Date of this Version
Frontiers of Oral Biology
Animal models have distinct advantages because they can mimic cellular complexities that occur in humans in vivo and are often more accurate than in vitro studies that take place on plastic surfaces with limited numbers of cell types present. Furthermore, cause and effect relationships can be established by applying inhibitors or activators or through the use of genetically modified animals. Such gain or loss of function studies are often difficult to achieve in human clinical studies, particularly in obtaining target tissue due to important ethical considerations. Animal models in periodontal disease are particularly important at this point in the development of the scientific basis for understanding the predominant pathological processes. Periodontal disease can be broken down into discrete steps, each of which may be studied separately depending upon the animal model. These steps involve the development of a pathogenic biofilm, invasion of connective tissue by bacteria or their products, induction of a destructive host response in connective tissue and limitation of are pair process that follows tissue breakdown. Animal studies can test hypotheses related to each of these steps, and should be evaluated by their capacity to test a specific hypothesis rather than recapitulating all aspects of periodontal disease. Thus, each of the models described below can be adapted to test discrete components of the pathological process of periodontal disease, but not necessarily all of them.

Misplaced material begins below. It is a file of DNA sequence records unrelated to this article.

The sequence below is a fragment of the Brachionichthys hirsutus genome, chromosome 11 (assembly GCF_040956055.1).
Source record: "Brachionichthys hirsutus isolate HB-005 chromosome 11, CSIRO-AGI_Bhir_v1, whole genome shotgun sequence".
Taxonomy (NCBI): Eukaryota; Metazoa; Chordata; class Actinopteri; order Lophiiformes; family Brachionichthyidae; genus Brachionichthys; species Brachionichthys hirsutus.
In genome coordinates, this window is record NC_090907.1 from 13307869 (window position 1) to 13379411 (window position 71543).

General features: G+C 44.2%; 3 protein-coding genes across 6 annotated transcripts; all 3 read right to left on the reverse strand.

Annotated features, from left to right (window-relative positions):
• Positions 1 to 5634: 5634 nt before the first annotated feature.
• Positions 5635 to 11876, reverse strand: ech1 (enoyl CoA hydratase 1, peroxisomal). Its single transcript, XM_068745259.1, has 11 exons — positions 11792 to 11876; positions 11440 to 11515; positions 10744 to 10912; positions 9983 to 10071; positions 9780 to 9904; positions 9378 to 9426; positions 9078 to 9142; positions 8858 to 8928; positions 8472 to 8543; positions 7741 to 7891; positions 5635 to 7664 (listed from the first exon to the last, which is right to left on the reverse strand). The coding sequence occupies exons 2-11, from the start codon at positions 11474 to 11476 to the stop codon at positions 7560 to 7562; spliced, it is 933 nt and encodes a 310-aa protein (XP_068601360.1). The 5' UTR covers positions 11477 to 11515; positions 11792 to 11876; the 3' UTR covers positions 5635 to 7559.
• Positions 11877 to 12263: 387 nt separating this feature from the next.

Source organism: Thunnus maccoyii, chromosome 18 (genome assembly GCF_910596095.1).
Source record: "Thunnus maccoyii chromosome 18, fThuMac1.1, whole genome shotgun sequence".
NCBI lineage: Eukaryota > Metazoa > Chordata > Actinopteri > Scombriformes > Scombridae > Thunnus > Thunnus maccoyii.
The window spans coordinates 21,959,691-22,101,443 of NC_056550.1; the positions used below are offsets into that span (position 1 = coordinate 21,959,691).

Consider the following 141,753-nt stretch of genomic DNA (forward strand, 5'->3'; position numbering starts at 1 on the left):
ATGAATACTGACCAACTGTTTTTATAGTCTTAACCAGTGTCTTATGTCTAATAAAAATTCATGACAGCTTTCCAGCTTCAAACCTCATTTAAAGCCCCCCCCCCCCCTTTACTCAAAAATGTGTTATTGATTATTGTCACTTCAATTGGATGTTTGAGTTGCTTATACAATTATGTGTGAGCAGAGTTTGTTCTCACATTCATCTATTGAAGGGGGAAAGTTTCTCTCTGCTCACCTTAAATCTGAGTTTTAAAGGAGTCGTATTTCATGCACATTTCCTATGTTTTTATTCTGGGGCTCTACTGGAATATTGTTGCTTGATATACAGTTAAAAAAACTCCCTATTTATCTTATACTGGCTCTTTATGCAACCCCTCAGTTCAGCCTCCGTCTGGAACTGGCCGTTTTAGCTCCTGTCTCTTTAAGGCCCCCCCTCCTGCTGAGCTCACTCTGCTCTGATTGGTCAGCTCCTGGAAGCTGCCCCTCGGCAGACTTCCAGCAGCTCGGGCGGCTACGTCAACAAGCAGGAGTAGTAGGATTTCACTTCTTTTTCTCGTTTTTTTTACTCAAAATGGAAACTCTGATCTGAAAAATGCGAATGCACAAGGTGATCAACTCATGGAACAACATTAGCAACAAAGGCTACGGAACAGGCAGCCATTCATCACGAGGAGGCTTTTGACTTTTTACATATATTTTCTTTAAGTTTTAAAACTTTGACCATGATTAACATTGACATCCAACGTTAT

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Graves, D. T., Kang, J., Andriankaja, O., Wada, K., & Rossa, C. (2012). Animal Models to Study Host-Bacteria Interactions Involved in Periodontitis. Frontiers of Oral Biology, 15 117-132. http://dx.doi.org/10.1159/000329675
Date Posted: 02 April 2015
This document has been peer reviewed.